Requests to all stakeholders: Based on the above concerns

    I. Must request the warring parties to respect and abide to International Humanitarian Law and Principles and fully respect IDPs Rights:

    1. International humanitarian principles, laws and the “UNHCR Durable Solutions Framework” must be respected by Myanmar Government, KIO, and all actors during the humanitarian response and in the implementations of the Return and Resettlement process; ensuring a dignified, safe and voluntary return or resettlement. Land mine issues should be specifically addressed. The IDPs need to be directly involved in planning- implementation of return and resettlement programmes.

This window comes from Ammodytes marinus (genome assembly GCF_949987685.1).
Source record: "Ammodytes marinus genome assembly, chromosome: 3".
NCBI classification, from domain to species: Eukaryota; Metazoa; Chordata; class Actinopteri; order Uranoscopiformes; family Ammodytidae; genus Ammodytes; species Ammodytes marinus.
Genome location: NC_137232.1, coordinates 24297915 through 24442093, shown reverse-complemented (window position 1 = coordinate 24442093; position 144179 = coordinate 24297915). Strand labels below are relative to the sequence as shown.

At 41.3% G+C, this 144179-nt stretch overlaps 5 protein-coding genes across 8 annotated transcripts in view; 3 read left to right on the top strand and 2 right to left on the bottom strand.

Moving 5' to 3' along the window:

2. All stakeholders ought to ensure that the IDP’s rights and needs are fully covered as per International Humanitarian Law.II. Should increase funding support to meet the urgent humanitarian needs
  3. Humanitarian response should continue in the IDPs camps until a safe return and resettlement takes place; this aid should be duly funded in order to guarantee the fulfillment of the minimum humanitarian standards.

    III.  Should champion the protection of IDPs

  4. All parties and Humanitarian actors should take all measures to ensure the security and safety of IDPs while staying in the camps; as well as, during and after their return or resettlement. Military posts should not be near any IDP camp.
  5. Provide sufficient fund for child protection and education in emergency situation.